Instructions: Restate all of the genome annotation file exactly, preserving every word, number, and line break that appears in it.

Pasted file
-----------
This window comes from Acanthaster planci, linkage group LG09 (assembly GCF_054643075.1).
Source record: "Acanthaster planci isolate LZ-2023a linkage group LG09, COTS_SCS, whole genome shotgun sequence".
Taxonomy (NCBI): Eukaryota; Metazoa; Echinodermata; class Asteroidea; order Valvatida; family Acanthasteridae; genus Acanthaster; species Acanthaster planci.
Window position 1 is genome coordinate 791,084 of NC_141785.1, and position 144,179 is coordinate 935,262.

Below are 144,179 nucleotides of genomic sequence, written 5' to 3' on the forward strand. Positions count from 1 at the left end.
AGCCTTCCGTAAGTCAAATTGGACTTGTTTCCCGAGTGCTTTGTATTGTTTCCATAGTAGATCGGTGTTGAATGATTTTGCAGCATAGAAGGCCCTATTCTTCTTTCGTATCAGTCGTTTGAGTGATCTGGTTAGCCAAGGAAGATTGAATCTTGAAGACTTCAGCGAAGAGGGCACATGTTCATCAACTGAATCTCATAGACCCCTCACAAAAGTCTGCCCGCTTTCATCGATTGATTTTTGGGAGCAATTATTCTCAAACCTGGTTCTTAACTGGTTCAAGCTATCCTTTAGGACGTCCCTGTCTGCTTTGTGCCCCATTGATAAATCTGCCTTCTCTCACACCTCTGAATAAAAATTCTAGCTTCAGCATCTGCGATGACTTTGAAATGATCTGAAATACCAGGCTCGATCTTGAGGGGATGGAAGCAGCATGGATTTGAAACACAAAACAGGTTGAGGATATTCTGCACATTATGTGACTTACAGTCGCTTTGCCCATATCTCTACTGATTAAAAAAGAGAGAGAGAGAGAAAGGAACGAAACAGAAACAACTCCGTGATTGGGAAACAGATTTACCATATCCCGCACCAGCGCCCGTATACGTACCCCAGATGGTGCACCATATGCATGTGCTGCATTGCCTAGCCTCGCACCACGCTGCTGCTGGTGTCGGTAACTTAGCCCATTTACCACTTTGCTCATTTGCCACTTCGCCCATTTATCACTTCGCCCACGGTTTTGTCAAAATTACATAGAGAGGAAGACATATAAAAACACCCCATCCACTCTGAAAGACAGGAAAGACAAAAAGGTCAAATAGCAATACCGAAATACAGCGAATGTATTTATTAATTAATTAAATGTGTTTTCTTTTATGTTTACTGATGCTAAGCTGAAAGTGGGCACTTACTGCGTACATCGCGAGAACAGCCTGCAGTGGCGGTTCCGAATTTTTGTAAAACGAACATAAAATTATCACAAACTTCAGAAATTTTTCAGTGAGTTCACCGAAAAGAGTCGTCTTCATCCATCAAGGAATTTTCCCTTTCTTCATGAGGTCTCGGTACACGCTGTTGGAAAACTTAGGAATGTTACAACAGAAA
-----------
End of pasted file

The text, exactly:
This window comes from Acanthaster planci, linkage group LG09 (assembly GCF_054643075.1).
Source record: "Acanthaster planci isolate LZ-2023a linkage group LG09, COTS_SCS, whole genome shotgun sequence".
Taxonomy (NCBI): Eukaryota; Metazoa; Echinodermata; class Asteroidea; order Valvatida; family Acanthasteridae; genus Acanthaster; species Acanthaster planci.
Window position 1 is genome coordinate 791,084 of NC_141785.1, and position 144,179 is coordinate 935,262.

Below are 144,179 nucleotides of genomic sequence, written 5' to 3' on the forward strand. Positions count from 1 at the left end.
AGCCTTCCGTAAGTCAAATTGGACTTGTTTCCCGAGTGCTTTGTATTGTTTCCATAGTAGATCGGTGTTGAATGATTTTGCAGCATAGAAGGCCCTATTCTTCTTTCGTATCAGTCGTTTGAGTGATCTGGTTAGCCAAGGAAGATTGAATCTTGAAGACTTCAGCGAAGAGGGCACATGTTCATCAACTGAATCTCATAGACCCCTCACAAAAGTCTGCCCGCTTTCATCGATTGATTTTTGGGAGCAATTATTCTCAAACCTGGTTCTTAACTGGTTCAAGCTATCCTTTAGGACGTCCCTGTCTGCTTTGTGCCCCATTGATAAATCTGCCTTCTCTCACACCTCTGAATAAAAATTCTAGCTTCAGCATCTGCGATGACTTTGAAATGATCTGAAATACCAGGCTCGATCTTGAGGGGATGGAAGCAGCATGGATTTGAAACACAAAACAGGTTGAGGATATTCTGCACATTATGTGACTTACAGTCGCTTTGCCCATATCTCTACTGATTAAAAAAGAGAGAGAGAGAGAAAGGAACGAAACAGAAACAACTCCGTGATTGGGAAACAGATTTACCATATCCCGCACCAGCGCCCGTATACGTACCCCAGATGGTGCACCATATGCATGTGCTGCATTGCCTAGCCTCGCACCACGCTGCTGCTGGTGTCGGTAACTTAGCCCATTTACCACTTTGCTCATTTGCCACTTCGCCCATTTATCACTTCGCCCACGGTTTTGTCAAAATTACATAGAGAGGAAGACATATAAAAACACCCCATCCACTCTGAAAGACAGGAAAGACAAAAAGGTCAAATAGCAATACCGAAATACAGCGAATGTATTTATTAATTAATTAAATGTGTTTTCTTTTATGTTTACTGATGCTAAGCTGAAAGTGGGCACTTACTGCGTACATCGCGAGAACAGCCTGCAGTGGCGGTTCCGAATTTTTGTAAAACGAACATAAAATTATCACAAACTTCAGAAATTTTTCAGTGAGTTCACCGAAAAGAGTCGTCTTCATCCATCAAGGAATTTTCCCTTTCTTCATGAGGTCTCGGTACACGCTGTTGGAAAACTTAGGAATGTTACAACAGAAA